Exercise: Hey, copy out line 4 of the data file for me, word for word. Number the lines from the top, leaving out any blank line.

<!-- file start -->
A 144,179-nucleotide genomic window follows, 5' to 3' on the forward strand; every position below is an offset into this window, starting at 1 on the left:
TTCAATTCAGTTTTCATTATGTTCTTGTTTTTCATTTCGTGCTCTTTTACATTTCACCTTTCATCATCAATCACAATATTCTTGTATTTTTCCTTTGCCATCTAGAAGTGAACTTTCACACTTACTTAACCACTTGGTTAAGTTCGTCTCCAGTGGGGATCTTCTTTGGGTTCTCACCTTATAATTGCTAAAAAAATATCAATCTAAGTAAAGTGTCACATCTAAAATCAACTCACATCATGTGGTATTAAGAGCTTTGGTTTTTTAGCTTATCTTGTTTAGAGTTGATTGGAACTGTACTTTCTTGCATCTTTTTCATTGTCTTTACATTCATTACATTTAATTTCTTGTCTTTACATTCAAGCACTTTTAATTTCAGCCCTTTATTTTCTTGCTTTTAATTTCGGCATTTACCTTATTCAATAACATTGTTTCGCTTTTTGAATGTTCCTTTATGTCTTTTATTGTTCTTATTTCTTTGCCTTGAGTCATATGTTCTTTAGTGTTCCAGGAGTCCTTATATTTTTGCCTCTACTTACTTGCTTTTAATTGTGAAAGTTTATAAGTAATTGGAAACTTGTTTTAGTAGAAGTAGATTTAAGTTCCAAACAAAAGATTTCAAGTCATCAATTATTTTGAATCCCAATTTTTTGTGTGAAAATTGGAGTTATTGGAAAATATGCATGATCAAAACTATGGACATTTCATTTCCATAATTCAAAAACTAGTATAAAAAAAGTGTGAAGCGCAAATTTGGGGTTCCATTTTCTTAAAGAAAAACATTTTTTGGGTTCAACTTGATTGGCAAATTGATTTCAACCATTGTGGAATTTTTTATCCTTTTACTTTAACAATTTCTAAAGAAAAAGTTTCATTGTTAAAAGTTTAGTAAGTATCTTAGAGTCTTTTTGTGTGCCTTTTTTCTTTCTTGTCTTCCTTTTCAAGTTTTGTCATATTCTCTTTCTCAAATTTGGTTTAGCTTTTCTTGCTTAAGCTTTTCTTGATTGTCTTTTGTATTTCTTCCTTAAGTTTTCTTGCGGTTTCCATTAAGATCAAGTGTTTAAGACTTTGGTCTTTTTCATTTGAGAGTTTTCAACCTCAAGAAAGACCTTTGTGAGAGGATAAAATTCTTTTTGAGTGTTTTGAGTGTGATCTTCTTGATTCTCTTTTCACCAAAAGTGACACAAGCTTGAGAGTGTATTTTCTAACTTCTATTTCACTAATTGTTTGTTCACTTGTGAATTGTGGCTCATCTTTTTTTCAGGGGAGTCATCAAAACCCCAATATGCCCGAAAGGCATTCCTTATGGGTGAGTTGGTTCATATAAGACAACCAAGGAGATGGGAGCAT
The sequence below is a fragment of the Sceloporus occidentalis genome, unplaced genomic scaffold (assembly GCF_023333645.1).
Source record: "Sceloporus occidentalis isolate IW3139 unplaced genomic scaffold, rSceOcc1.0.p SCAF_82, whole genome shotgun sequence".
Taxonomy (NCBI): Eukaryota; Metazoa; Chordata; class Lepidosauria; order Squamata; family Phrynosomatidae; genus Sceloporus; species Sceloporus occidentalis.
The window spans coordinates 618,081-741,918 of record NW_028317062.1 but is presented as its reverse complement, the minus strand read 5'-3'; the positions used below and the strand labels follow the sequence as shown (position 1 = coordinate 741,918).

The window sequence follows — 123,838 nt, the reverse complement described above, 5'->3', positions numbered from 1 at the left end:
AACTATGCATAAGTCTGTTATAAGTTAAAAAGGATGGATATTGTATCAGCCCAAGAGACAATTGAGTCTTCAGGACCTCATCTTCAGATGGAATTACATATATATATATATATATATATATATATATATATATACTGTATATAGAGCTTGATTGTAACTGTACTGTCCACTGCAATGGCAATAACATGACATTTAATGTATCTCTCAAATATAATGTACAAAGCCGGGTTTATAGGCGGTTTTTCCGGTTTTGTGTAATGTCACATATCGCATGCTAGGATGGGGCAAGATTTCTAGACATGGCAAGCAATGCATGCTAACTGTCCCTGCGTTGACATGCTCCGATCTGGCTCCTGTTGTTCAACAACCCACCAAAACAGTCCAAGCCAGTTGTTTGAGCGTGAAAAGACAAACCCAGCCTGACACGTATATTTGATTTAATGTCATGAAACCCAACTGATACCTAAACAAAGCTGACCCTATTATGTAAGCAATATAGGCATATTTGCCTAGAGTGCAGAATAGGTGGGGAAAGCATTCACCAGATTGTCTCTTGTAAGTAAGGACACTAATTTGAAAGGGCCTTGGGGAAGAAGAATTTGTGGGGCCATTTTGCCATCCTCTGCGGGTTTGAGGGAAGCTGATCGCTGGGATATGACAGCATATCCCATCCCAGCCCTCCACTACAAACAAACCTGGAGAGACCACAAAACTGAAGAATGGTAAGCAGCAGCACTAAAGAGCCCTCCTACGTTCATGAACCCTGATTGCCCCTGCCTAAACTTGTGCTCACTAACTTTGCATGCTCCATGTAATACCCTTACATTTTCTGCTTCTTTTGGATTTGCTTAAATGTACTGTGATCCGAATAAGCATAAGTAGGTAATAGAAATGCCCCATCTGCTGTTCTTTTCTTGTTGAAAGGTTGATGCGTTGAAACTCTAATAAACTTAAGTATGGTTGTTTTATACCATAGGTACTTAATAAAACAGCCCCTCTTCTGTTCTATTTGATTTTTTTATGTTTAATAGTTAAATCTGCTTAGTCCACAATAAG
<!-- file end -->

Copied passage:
Source record: "Sceloporus occidentalis isolate IW3139 unplaced genomic scaffold, rSceOcc1.0.p SCAF_82, whole genome shotgun sequence".